But as we progress in this way of life and in faith, we shall run on the path of God’s commandments, our hearts overflowing with the inexpressible delight of love. (St. Benedict’s Prologue)
The reason I became a Benedictine Oblate was to be happy. I know that this is supposed to be an inferior motivation for the spiritual life, for any life. And yes, it has got me into trouble and the preachers and judges in my life have had their “I told you so’s”. But it hasn’t helped, I haven’t been convinced. I still do most of what I do out of a longing for happiness, a deep happiness… call it joy.
So, nine or ten years ago, when I stumbled upon Kathleen Norris’ Cloister Walk, after a long arid period in my life, it came as a powerful grace. I remember the buoyancy I began to feel as I slowly made my way through the pages. I remember the growing strange attraction I felt toward an ancient Saint. And I remember the conspiracy of accidents that eventually lead me to St. Peter’s and final oblation.
What I’ve discovered through all this is that being an Oblate is a kind of progressive personal reformation. But it’s not personal as in private, and it’s not progressive as in, “at this time next year my spirituality quotient will be 7.5.” In fact I’ve often had to retrace my steps in order to find a better path. That’s called detachment. It’s progress but it’s not clear sailing. It is more like tacking in stormy weather where St. Benedict and his cloud of witnesses, flesh and spirit, get to have a say in how I’m doing.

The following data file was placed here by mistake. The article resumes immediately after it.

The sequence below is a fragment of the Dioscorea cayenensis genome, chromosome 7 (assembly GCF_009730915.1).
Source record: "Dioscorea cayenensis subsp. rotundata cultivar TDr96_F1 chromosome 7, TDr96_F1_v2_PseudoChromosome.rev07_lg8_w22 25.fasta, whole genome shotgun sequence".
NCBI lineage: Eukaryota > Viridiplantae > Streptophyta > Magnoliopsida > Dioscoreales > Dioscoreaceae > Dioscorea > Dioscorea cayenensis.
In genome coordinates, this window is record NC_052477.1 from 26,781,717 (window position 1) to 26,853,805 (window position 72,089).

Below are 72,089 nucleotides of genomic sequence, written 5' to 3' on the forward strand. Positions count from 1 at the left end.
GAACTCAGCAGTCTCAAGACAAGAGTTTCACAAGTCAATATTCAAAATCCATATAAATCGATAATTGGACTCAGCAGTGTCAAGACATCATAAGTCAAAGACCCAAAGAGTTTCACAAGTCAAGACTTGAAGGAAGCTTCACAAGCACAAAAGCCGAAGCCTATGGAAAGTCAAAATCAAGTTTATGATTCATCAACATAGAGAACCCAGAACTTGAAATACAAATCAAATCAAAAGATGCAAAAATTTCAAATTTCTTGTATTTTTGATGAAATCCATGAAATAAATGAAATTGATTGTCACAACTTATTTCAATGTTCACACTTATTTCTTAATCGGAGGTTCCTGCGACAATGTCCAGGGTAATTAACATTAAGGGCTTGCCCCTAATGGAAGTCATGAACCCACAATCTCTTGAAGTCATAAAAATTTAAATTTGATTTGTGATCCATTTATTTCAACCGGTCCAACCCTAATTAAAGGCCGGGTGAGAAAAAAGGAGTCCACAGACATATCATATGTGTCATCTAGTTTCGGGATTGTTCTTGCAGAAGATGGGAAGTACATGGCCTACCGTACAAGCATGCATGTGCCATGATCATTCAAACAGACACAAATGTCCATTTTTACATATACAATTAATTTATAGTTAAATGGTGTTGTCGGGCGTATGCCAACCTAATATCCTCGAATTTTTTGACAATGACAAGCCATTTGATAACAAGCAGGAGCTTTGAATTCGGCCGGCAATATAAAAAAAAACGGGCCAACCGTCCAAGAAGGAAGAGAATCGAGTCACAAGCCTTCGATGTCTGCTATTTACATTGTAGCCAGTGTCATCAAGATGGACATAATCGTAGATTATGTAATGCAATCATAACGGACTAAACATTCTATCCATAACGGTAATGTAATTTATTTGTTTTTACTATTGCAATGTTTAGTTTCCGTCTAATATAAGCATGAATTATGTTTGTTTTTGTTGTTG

But regarding this progression, it makes a difference to me that Benedict uses the word “as”, and not “after”, as in, “after we make enough progress in this way of life and in faith”. No, he says as we go, as we take a step, as we progress our hearts and lives will intersect that broad and beautiful stream of joy, or as the Saint has it, that inexpressible delight of love.
So I have thrown my lot in with Benedict because he promises delight. I don’t discount the narrow road as he calls it. I can’t, I’m on it, occasionally learning some good driving techniques that for the most part keep my life out of the ditch.
But the sweet thing is that our trip is already a kind of destination because at any moment we can be graced by an unexpected oasis, a rest stop, an information centre, perhaps an ancient fishing village, an orchard, a welcome sign over an unlocked door… whatever, where we experience the sheer delight of love that Benedict speaks of and that Christ holds out for us.